The Irish Whale and Dolphin group (IWDG) has confirmed that an unidentified whale seen and photographed by the crew of a pilot vessel at the mouth of Carlingford Lough yesterday is a young bowhead whale (Balaena mysticetus).
This Arctic whale species has never been recorded before in Irish water, and fittingly becomes the 25th whale and dolphin species on the Irish list on this, the 25th anniversary of the declaration of Irish waters as Europe’s first official whale and dolphin sanctuary.
“On Sunday 29th May 2016 at 12:15 pm a pilot boat from Carlingford Lough Pilots Ltd. on a routine job observed, photographed and filmed a whale of unknown species just outside the Lough mouth at the Helly Hunter Rocks. They shared one of these images on Cork Whale Watch Facebook Page this morning (30/05/2016),” said Padraig Whooley, sightings coordinator with the IWDG.
“On viewing the image with Calvin Jones [Ireland’s Wildlife] it was clear that this was something unusual and was clearly none of the whale species we see routinely in Irish waters. But the paired nostrils at least confirmed that it was definitely a whale, and so we could eliminate all other smaller cetacean species”.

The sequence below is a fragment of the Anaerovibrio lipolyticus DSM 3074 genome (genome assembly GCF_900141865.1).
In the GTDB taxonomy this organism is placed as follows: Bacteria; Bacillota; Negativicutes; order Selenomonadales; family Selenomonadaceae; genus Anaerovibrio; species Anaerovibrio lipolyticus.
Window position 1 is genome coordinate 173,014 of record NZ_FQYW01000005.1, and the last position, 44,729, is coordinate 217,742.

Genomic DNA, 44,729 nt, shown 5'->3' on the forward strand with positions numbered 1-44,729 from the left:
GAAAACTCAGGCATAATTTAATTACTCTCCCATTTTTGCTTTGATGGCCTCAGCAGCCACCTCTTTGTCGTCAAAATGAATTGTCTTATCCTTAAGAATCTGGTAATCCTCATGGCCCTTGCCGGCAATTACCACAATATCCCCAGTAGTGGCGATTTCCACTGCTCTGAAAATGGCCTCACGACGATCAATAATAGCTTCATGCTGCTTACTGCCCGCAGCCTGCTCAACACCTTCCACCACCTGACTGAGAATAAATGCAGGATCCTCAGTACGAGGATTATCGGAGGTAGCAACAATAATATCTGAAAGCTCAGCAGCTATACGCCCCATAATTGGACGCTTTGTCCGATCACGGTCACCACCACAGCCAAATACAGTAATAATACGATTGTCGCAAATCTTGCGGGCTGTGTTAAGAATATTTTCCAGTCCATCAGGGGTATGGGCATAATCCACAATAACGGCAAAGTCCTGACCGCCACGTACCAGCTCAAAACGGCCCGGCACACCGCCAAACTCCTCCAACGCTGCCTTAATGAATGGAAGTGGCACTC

The consensus was that bowhead whale was the most likely contender, but to confirm Padraig contacted Leo Cunningham of Carlingford Lough Pilots. Leo provided additional information on the sighting, along with more images and video that confirmed beyond doubt that this was Ireland’s first bowhead whale.
Observer estimates put the whale at around 6.5 metres long, which is small for a species where adult lengths typically range from 16 to 18 metres. That strongly suggests a juvenile animal, and has led experts to speculate that this could be the same animal recorded off Cornwall on 15 May. Another bowhead sighting was reported from the Scilly Isles off the south coast of England in February 2015.
The IWDG describes these as “an extraordinary run of sightings” for this cold water whale species at latitudes more than 2,000 km south of its usual Arctic range.